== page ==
Cincinnati Chili

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Cincinnati Chili

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Published prior to 2008

We’ve embarked on a quest to combine a bun of great flavor and holding capacities with one of the greatest of hot dog toppings: chili. It’s not a risky statement to say that there are as many styles of chili as there are chili makers, but several regions of the country have embraced distinctive recipes. To embellish our ultimate hot dog construction, we’ve chosen to go to Cincinnati.

Now, Cincinnati chili is famous in its own right. Forget about Texas (at least for the time being); Cincinnati chili is a whole ’nother story. A very smooth blend of meat, vegetables and spices, this chili is more a meat sauce than the robust, chunky dish you might be picturing in your mind. Depending on the number of added accompaniments, Cincinnati chili can be three-way (thick spaghetti topped with chili and cheese); four-way (add onions atop the chili, before the cheese); or even five-way (kidney or cannellini beans go over the onions, before the cheese).

When you’re talking hot dogs, though, this same chili plays a different roll… er, role. According to the American Museum of Natural History’s Web site, Cincinnati’s signature dog, the Cincinnati Cheese Coney (as in Coney Island, home of Nathan’s Famous hot dogs), features a Vienna Beef Frank topped with chili, cheddar cheese, diced onions, and a squiggle of yellow ballpark mustard. The chili ingredients may vary slightly, but most seem to include very finely ground beef (chuck is usually called for), tomato, a touch of vinegar, and grated unsweetened chocolate, with sweet spices like cinnamon and allspice in the background. All of these ingredients are simmered for three hours, to make a very subtle and balanced flavor.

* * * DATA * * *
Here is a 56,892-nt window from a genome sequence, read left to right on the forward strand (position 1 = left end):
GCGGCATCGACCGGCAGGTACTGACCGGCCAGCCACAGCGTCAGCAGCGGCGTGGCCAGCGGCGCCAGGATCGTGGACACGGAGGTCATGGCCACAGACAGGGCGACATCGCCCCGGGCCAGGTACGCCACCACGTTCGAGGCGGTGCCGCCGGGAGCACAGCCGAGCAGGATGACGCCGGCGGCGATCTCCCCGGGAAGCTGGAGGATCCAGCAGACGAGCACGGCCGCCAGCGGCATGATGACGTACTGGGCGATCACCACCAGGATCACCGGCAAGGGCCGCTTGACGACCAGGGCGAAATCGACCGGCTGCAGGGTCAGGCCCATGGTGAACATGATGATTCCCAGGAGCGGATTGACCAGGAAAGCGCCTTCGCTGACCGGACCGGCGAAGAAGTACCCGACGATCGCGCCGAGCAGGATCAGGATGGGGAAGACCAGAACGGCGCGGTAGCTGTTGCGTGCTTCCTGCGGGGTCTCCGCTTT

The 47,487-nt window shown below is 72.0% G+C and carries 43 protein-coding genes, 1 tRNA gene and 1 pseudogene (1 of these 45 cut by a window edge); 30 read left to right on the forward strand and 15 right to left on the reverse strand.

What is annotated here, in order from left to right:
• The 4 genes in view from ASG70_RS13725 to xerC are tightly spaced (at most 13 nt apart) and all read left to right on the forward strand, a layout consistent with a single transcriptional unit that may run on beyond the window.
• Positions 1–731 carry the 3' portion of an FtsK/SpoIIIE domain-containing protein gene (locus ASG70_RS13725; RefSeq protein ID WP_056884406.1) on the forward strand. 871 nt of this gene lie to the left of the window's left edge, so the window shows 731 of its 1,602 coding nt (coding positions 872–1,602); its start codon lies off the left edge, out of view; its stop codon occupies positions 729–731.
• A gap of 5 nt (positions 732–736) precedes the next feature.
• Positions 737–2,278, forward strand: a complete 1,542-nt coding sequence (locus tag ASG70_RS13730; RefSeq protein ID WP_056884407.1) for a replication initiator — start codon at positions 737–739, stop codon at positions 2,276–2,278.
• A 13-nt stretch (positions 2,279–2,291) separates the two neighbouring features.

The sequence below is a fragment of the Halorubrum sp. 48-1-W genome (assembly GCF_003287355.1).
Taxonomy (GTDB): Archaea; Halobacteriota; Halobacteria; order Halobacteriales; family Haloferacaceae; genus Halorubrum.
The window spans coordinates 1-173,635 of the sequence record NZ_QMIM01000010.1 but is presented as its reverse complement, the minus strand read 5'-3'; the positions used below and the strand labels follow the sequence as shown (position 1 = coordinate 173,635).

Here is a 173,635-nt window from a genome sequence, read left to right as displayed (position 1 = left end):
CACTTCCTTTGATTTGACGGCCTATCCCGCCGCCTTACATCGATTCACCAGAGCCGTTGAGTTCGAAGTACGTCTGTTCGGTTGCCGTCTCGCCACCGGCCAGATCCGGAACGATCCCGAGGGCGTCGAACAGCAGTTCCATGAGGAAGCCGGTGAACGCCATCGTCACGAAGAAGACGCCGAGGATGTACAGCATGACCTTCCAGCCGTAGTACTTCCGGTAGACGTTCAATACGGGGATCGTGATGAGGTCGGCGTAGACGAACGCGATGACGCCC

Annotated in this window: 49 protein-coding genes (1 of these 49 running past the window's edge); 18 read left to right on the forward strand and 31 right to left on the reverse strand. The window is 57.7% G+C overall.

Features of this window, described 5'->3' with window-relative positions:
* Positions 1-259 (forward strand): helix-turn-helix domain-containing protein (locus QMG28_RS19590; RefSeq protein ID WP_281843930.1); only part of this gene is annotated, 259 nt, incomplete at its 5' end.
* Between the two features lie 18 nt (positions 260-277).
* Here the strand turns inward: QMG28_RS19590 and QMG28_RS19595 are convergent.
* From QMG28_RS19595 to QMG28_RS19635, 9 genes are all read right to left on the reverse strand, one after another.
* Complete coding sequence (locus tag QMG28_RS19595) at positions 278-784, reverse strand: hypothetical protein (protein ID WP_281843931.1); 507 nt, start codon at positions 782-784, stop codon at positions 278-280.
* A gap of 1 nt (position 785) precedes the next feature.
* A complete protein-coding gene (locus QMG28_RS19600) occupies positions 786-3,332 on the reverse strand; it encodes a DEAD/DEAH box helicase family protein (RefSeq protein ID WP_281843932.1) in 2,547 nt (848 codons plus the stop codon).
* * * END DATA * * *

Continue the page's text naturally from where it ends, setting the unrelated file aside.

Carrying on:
Cincinnati’s chili is a fitting crowning glory for a fresh-baked hot dog bun and a nicely grilled hot dog. Here’s a recipe from the mother of one of my former students, an Ohio native and inveterate chili artiste.—S.R.

2 pounds ground chuck (ask the butcher to run it through the grinder a second time if you want your chili ultra-smooth)
6 cups water
1 bay leaf, 5 whole cloves, and 5 whole allspice, tied up in a piece of cheesecloth; or simply substitute 1 whole bay leaf, and 1/2 teaspoon each ground cloves and ground allspice, and skip the cheesecloth
1/2 teaspoon red pepper flakes
1/2 teaspoon ground cumin
3 1/2 teaspoons chili powder
1 teaspoon ground cinnamon
1 1/2 to 2 teaspoons salt, to taste
1/2 ounce grated unsweetened chocolate or 1 tablespoon unsweetened cocoa powder
4 cloves garlic, peeled and minced
2 onions (8 1/2 ounces total), grated or very small dice (about 1 1/2 cups)
2 teaspoons Worcestershire sauce
2 tablespoons (1 ounce) vinegar
16-ounce can tomato sauce

Brown the beef in a large pan, and drain the fat. Stir the water into the beef, bring the mixture to a simmer, and cook for 30 minutes. Add the cheesecloth bag with the spices, and all of the remaining ingredients (start with 1 1/2 teaspoons salt). Simmer the chili slowly, uncovered, for 2 hours, until it’s thick. Cover and continue cooking slowly for another hour. Adjust seasoning, adding a bit more salt, ground black pepper or additional red pepper for extra kick, if you like. Discard the cheesecloth bag with the spices.

Serve atop hot dogs, or make it three-, four-, or five-way. Don’t forget plenty of napkins! Yield: 12 servings, when spooned over a hot dog.

Nutrition information per serving (a generous 1/3 cup, 240g): 231 cal, 17g fat, 14g protein, 6g complex carbohydrates, 2g dietary fiber, 56mg cholesterol, 569mg sodium, 410mg potassium, 67RE vitamin A, 7mg vitamin C, 2mg iron, 28mg calcium, 131mg phosphorus, 2mg caffeine.

This recipe reprinted from The Baking Sheet Newsletter, Vol. XIII, No. 5, Summer 2002 issue.


  • star rating 10/07/2014